[18]:
g.plot_schur(use=3)
_images/pancreas_advanced_43_0.png

These vectors will span an invariant subspace, let’s call it X (Schur vectors in the columns). The next step in GPCCA is to find a linear combination of these vectors such that the Markov chain defined on the subset of states has large selt-transition probability. We do this by calling the following method:

[19]:
g.compute_macrostates(n_states=3, cluster_key='clusters')
g.plot_macrostates()
Computing `3` macrostates
INFO: Using pre-computed schur decomposition
Adding `.macrostates_memberships`
       `.macrostates`
       `.schur`
       `.coarse_T`
       `.coarse_stationary_distribution`
    Finish (0:00:00)
_images/pancreas_advanced_45_1.png

We can look at individual states by passing same_plot=False:

[20]:
g.plot_macrostates(same_plot=False)
_images/pancreas_advanced_47_0.png

To see the most likely cells for each of the states, set discrete=True. This uses top n cells from each lineage, where n can be set in compute_macrostates (defaults to 30 cells).

[21]:
g.plot_macrostates(discrete=True)
_images/pancreas_advanced_49_0.png

So far, we haven’t written anything to adata yet. This happens with the following call:

[22]:
g.set_terminal_states_from_macrostates()
Adding `adata.obs['terminal_states_probs']`
       `adata.obs['terminal_states']`
       `adata.obsm['macrostates_fwd']`
       `.terminal_states_probabilities`
       `.terminal_states`

Calling .set_terminal_states_from_macrostates is essentially a restriction of the set of macrostates to a set of main states, which could be initial or terminal states, depending on the direction of the process.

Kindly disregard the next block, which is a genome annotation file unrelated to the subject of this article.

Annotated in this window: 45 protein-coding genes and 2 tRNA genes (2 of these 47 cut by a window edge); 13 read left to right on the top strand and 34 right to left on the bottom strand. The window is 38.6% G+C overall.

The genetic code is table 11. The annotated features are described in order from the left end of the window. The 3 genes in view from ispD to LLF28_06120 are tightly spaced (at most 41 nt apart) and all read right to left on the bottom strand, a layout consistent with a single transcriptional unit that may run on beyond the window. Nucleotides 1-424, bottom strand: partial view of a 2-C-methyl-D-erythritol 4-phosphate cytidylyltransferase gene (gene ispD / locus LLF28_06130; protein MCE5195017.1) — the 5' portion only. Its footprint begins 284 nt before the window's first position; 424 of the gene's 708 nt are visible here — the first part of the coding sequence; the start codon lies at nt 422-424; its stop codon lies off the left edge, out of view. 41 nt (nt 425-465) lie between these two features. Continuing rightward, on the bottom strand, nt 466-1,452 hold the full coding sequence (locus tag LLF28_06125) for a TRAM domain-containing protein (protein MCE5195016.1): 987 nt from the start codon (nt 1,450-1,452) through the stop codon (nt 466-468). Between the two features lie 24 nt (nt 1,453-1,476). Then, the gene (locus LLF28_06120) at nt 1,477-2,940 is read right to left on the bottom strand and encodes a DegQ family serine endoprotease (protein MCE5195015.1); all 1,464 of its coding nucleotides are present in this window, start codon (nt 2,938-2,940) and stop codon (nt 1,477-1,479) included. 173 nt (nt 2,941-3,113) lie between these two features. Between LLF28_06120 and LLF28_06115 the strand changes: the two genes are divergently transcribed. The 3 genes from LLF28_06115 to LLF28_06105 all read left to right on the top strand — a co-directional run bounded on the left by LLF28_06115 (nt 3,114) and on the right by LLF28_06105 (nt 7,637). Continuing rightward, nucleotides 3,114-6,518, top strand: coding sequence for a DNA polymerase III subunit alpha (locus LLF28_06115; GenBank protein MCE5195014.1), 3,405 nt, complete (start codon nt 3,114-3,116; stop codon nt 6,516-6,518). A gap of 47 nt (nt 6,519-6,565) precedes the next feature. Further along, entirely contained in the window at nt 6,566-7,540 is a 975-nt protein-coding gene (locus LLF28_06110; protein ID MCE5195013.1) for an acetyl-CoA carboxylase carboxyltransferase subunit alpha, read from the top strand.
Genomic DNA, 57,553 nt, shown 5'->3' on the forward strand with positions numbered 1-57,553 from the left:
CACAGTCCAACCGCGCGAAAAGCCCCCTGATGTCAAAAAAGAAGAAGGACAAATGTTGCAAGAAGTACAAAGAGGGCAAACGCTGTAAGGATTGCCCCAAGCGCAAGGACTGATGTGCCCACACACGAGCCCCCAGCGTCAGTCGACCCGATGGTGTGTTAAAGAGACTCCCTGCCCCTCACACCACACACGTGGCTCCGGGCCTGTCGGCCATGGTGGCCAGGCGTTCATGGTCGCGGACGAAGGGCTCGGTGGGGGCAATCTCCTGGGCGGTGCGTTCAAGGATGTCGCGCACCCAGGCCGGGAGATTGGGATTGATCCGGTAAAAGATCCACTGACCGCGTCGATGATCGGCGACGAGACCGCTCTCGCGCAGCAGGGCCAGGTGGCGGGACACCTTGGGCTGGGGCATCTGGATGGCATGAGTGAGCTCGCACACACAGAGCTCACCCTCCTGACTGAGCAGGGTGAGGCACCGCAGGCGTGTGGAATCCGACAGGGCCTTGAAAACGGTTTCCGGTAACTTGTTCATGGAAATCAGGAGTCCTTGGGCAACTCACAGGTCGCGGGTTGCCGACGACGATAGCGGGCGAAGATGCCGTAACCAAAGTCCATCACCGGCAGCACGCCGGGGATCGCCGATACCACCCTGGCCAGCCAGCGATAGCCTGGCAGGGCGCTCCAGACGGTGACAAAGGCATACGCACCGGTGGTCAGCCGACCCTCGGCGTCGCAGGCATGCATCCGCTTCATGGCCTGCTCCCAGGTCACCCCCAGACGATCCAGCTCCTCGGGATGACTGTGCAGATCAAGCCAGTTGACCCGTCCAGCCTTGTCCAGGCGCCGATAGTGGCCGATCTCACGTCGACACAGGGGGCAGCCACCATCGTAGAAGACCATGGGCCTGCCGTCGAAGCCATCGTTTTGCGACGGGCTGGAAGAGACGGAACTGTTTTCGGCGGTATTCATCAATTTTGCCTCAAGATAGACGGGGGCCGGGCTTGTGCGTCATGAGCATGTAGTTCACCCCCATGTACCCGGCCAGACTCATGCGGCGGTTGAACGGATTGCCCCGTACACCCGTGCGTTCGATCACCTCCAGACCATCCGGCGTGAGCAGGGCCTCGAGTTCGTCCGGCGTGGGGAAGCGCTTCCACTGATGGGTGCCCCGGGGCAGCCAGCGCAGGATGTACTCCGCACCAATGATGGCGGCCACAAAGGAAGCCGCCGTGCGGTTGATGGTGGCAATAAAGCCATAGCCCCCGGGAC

The method .set_terminal_states_from_macrostates has a parameter names which allows you to pass a list of names like ['Alpha', 'Beta', 'Epsilon'], which is handy in a situations where you have computed several macrostates, but only a subset of them represents your terminal states. Using the names, you can also combine several macrostates, see the API.

After setting our terminal states, we can compute absorption probabilities towards them as:

[23]:
g.compute_absorption_probabilities()
Computing absorption probabilities
Adding `adata.obsm['to_terminal_states']`
       `adata.obs['to_terminal_states_dp']`
       `.absorption_probabilities`
       `.diff_potential`
    Finish (0:00:00)

Once we have set the absorption_probabilities, we can correlate them against all genes to find potential lineage drivers. Below, we show how to do this for just one state. Note that results are written to the .var attribute of adata:

[24]: